Facebook-Backed Diem to Launch USD Stablecoin with Silvergate Bank

The non-profit has moved its ‘main operations’ from Switzerland to the US.

The Facebook-led digital currency project has taken another turn as the Diem Association is now launching Diem USD stablecoin in partnership with Silvergate Bank. Additionally, the non-profit is moving its base from Switzerland to the United States.

This is the third time Diem, formerly known as Libra, drastically changed its model of issuing a digital currency. It has gone from plans of issuing an asset basket-backed stablecoin to now just a simple stablecoin backed with only US dollars.

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Wednesday’s press release detailed that the Diem Networks US, which is a subsidiary of the Diem Association, will run the Diem Payment Network (DPN) to facilitate the stablecoin transactions, and the USD reserves will be held by California-based Silvergate Bank.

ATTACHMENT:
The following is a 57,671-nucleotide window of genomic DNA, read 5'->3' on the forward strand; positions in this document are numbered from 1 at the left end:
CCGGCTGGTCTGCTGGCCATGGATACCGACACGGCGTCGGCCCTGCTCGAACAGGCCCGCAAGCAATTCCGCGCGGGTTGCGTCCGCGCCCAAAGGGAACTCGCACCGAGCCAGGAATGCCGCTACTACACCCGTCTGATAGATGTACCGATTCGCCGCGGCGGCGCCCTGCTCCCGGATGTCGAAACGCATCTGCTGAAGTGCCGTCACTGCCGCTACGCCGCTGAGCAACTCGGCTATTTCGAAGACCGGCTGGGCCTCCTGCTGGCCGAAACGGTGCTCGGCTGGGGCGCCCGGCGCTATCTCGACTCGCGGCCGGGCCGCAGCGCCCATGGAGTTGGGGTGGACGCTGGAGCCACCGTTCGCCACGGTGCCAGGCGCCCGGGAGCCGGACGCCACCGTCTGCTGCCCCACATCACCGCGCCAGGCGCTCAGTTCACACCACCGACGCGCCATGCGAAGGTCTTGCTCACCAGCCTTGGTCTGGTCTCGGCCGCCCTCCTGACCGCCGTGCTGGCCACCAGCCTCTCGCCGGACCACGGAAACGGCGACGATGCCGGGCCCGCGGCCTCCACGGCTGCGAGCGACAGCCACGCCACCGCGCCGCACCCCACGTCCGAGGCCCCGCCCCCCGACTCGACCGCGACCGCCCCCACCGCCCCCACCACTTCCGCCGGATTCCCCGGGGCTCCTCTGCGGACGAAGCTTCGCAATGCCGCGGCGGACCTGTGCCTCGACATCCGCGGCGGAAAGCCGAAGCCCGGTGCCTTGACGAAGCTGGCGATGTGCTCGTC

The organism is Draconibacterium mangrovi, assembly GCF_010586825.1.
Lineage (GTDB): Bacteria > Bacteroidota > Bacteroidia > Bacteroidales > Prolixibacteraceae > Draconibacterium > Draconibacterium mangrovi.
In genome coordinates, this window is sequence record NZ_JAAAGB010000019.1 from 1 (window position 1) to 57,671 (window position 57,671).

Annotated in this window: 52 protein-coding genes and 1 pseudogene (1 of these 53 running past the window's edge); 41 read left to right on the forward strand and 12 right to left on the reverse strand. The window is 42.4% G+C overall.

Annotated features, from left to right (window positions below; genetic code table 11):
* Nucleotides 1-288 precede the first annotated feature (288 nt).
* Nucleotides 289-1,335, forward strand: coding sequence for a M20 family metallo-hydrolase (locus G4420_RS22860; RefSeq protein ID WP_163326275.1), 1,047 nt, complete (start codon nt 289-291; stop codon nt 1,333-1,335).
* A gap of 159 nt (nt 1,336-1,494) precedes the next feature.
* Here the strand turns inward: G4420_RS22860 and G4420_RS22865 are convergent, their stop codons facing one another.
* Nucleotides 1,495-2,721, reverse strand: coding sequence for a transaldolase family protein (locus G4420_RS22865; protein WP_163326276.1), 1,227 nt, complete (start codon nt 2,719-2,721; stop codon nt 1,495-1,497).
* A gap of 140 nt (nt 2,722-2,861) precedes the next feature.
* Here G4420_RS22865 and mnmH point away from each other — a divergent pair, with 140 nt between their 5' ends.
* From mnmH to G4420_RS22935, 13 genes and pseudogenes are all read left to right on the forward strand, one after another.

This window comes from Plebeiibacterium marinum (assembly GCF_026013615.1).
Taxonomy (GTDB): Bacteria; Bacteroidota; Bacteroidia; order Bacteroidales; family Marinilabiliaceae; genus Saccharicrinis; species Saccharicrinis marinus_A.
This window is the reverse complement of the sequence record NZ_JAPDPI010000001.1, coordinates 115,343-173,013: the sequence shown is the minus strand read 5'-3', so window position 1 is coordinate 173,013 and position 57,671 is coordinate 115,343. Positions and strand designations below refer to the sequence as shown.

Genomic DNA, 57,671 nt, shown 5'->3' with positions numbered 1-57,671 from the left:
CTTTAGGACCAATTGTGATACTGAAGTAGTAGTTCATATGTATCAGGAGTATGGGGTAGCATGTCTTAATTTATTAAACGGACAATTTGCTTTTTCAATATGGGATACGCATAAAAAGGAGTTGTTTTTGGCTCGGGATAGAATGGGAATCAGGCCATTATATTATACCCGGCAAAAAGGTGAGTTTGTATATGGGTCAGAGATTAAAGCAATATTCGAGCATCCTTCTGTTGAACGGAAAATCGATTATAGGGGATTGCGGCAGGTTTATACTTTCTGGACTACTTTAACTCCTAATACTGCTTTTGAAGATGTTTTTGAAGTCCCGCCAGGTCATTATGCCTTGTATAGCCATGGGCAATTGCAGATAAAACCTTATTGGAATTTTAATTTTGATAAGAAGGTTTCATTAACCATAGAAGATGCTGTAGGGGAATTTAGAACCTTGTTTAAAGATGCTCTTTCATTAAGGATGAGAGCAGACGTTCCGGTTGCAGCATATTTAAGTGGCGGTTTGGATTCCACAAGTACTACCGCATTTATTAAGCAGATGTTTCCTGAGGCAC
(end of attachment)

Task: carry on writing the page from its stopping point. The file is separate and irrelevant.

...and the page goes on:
“We believe in the future of US dollar-backed stablecoins and their potential to transform existing payment systems,” Silvergate CEO, Alan Lane said. “We’re inspired by Diem’s technology and commitment to building a regulatory compliant payment system that offers a safe and secure way to move money.”

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However, the latest update did not reveal the fate of the previous digital currency project Facebook and its other partners have been working on. In addition, it is not known what will be the initial extent of the USD-backed stablecoin, whether there will be a pilot first or it will be available to the public at once.

Moving to the US

Additionally, the Diem Association moved its primary operations to the United States from Switzerland, citing its strategic focus on the North American country.

Further, the non-profit is withdrawing its application for a payment system license from the Swiss Financial Markets Authority (FINMA). The US arm of Diem will now register as a money service business with the Financial Crimes Enforcement Network to continue operations.

The latest move by Facebook and its digital currency partners has ended most of the original ties with the project. Now, it is to be seen how the US regulators take this step and if the project still faces any backlash in the country.

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